I’m a country girl from the beautiful pine forests of Southeast Texas. As an only child I got into mischief growing up with nobody else to blame for it except me. I grew up in Jasper, Texas, near the home of big Sam Rayburn Reservoir, which is widely known as a favorite bass fishing spot in this area and favored by fishermen all over the United States.
My special place while growing up was at my maternal grandparents’ home in San Augustine County, Texas. That’s where the name of my book, “Red Dirt and Sand Hill Stories” came from. The little farm was located on what was known as Manor Hill, made of red dirt and big rocks. The red dirt was loved by me and another cousin who could accumulate a great deal of it on our person with practically no effort.
The Sand Hill part of the title came from stories about the place my Dad was raised in Sabine County, Texas, which is now practically on the banks of Sam Rayburn Dam. It was made up of sand hills, pine trees and grass burrs that pierced our bare feet. Both these places are described in the book, thus the name, “Red Dirt and Sand Hill Stories”.
This little black haired girl was given all the love she needed to have in this world by her parents, grandparents and aunts and uncles. Writing started for me in the third grade when my teacher discovered how I loved to tell stories to my class at school. I read many books then. Things like “Heidi”, “The Bobbsey Twins” and later books like “Little Women”, “Nancy Drew mysteries”, and “Tom Sawyer”. The school competition consisted of listening to a five-minute reading read to competitors and having us retell the story we heard. When it was my turn to retell the story, I decided I could improve upon that story quite a bit so I made up big parts of the story to suit myself. Needless to say, I did not win the competition but writing my own stories began there.
When I had granddaughters growing up learning to read, I realized they knew very little about the history of their family. Quilting was a mystery and a black smudged iron wash pot was something we put flowers in that beautified the yard. I wanted them to know more. I decided to write stories that would teach them about my Grandma washing clothes on McKim Creek and boiling them in the black wash pot. I wanted them to know the artistry of quilting and the time and talent it took to make those tiny stitches with a needle and thread. How going barefoot all summer was an important goal in life as soon as the weather grew warm.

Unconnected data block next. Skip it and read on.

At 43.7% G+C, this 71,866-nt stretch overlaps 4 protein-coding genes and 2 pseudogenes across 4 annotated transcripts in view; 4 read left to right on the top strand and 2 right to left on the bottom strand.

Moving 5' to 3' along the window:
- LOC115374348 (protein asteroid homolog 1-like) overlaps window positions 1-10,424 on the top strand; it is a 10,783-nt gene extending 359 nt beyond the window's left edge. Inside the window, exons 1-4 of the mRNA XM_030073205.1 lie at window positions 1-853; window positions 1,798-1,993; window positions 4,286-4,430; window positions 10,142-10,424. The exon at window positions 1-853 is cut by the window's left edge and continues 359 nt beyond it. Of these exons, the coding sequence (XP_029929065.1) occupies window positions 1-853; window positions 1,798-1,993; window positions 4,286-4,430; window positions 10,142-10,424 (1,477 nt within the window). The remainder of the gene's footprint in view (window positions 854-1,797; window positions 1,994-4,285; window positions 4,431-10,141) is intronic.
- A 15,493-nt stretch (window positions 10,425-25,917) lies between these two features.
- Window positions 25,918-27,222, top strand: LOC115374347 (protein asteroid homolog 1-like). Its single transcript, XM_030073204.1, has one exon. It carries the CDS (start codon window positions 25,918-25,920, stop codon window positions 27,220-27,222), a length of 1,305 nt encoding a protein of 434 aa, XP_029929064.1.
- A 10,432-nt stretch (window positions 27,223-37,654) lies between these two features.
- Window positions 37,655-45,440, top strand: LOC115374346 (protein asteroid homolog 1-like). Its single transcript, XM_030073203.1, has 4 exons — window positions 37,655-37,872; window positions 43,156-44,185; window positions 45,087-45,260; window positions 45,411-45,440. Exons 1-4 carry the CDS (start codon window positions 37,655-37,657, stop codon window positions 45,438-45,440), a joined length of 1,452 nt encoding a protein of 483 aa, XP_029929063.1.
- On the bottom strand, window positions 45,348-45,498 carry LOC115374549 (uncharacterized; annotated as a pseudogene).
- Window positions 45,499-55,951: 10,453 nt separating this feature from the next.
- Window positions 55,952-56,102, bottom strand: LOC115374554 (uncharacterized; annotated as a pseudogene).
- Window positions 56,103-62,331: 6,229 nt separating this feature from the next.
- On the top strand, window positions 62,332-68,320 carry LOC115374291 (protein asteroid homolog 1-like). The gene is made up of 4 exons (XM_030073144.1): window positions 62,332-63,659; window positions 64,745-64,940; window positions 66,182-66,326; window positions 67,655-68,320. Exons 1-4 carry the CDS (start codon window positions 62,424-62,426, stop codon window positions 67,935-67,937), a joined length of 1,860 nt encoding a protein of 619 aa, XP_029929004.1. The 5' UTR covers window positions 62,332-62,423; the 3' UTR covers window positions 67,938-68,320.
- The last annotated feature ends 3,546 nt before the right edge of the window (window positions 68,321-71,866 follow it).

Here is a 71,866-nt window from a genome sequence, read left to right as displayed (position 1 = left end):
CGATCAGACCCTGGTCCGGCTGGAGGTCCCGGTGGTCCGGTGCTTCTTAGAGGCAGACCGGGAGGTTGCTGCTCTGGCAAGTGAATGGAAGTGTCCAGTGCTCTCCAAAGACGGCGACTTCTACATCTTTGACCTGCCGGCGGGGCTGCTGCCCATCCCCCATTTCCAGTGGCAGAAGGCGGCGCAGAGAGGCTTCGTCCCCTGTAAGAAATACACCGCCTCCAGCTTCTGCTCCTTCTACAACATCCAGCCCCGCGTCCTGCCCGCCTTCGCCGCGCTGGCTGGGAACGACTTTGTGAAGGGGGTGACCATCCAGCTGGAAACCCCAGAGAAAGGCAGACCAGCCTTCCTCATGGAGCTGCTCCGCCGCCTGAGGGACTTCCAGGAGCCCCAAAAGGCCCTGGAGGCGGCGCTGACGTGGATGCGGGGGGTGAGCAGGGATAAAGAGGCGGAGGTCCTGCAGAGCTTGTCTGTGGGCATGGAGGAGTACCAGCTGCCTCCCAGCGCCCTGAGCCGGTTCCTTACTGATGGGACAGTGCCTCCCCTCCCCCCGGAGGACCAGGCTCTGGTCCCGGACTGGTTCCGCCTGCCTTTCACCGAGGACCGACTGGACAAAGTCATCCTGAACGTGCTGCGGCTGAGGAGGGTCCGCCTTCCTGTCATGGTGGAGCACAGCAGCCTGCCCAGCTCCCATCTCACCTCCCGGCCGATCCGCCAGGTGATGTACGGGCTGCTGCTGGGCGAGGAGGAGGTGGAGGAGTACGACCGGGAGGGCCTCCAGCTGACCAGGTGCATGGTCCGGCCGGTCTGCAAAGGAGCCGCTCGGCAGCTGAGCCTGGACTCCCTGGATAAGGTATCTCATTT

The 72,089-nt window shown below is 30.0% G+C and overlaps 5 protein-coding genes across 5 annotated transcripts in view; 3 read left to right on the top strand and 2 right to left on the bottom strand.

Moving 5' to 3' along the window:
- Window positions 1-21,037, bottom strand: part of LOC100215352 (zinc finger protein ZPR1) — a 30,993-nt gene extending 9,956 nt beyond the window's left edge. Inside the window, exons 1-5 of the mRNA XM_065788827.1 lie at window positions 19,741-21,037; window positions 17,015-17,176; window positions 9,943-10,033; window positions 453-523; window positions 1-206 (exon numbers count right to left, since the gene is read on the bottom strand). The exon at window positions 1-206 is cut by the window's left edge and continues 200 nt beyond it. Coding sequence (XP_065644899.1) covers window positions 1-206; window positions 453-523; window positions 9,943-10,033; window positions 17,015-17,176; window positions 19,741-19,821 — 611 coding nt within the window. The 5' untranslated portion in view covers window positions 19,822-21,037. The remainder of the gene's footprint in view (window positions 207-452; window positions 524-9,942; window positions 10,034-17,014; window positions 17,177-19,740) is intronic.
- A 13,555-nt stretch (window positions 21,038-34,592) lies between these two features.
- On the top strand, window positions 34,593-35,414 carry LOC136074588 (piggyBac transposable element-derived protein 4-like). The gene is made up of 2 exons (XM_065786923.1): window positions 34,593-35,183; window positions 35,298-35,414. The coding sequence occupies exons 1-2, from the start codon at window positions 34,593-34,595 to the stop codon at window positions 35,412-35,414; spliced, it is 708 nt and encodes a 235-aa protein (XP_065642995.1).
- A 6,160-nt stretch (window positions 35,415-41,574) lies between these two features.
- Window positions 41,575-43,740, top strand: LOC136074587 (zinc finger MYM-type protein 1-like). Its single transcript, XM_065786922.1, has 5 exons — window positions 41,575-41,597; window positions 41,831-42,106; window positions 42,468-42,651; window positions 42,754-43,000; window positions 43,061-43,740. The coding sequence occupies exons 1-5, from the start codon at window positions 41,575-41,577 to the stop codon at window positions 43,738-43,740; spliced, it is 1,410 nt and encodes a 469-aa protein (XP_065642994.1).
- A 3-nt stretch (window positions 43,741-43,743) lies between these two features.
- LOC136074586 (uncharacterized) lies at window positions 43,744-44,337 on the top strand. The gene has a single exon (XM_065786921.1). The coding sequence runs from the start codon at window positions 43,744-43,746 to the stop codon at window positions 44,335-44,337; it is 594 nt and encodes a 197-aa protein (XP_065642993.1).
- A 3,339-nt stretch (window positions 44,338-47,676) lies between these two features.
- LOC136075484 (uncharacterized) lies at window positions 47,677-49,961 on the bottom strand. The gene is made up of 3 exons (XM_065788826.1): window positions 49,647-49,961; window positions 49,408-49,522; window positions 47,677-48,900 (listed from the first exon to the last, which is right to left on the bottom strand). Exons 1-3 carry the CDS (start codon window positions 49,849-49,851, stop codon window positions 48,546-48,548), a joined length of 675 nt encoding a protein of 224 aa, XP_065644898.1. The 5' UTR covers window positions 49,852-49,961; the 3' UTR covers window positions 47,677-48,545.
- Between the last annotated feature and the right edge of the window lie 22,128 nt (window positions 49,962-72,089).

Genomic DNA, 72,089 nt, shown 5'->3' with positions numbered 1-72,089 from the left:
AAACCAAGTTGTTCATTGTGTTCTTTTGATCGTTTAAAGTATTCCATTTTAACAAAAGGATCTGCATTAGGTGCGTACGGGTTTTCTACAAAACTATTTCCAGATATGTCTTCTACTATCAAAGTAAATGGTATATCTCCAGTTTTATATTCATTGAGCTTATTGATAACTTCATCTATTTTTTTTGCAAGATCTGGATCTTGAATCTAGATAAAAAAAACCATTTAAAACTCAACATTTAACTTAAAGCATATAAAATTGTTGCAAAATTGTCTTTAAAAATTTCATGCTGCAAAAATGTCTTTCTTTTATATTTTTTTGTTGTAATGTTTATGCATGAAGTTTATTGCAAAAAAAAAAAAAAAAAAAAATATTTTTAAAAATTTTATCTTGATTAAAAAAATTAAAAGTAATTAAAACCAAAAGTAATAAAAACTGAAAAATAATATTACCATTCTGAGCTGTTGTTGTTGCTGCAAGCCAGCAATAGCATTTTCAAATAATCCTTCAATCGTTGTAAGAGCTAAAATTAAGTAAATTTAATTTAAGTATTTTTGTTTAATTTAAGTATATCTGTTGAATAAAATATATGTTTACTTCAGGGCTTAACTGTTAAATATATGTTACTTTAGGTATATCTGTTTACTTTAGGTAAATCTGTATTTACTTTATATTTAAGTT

There is another section about the tricks and troubles I caused and suffered punishment for; like hiding a frog behind a chalkboard eraser of a preacher. Then there was the birthday party I threw for myself, without telling my mother, when I was in second grade!
The last section addressed my life as I grew older. My Dad was dealing with dementia, and life was hard. How when my mother passed away due to cancer, the pain I suffered. There is also a section about one of the best friends I ever had in this world. My collie dog, Lucky, and how we loved one another. One day Lucky treed a lizard, loved to go to the creek for a swim, and discovered snow for the first time in her life. There are also a few stories of Christmas long ago and how things were then. Money was scarce, sometimes food was hard to get, and Santa had difficulty making it around to every house. The story of how my mother-in-law came from Arkansas to Texas on the biggest trip of her life and the feelings she had on that trip.
You will realize as you read that this world is far different from the world you live in today. But your mother, your grandfather, and aunts and uncles probably did live in a world like this growing up in their young life. Treasure their stories and never forget how it was living in red dirt and on sand hills.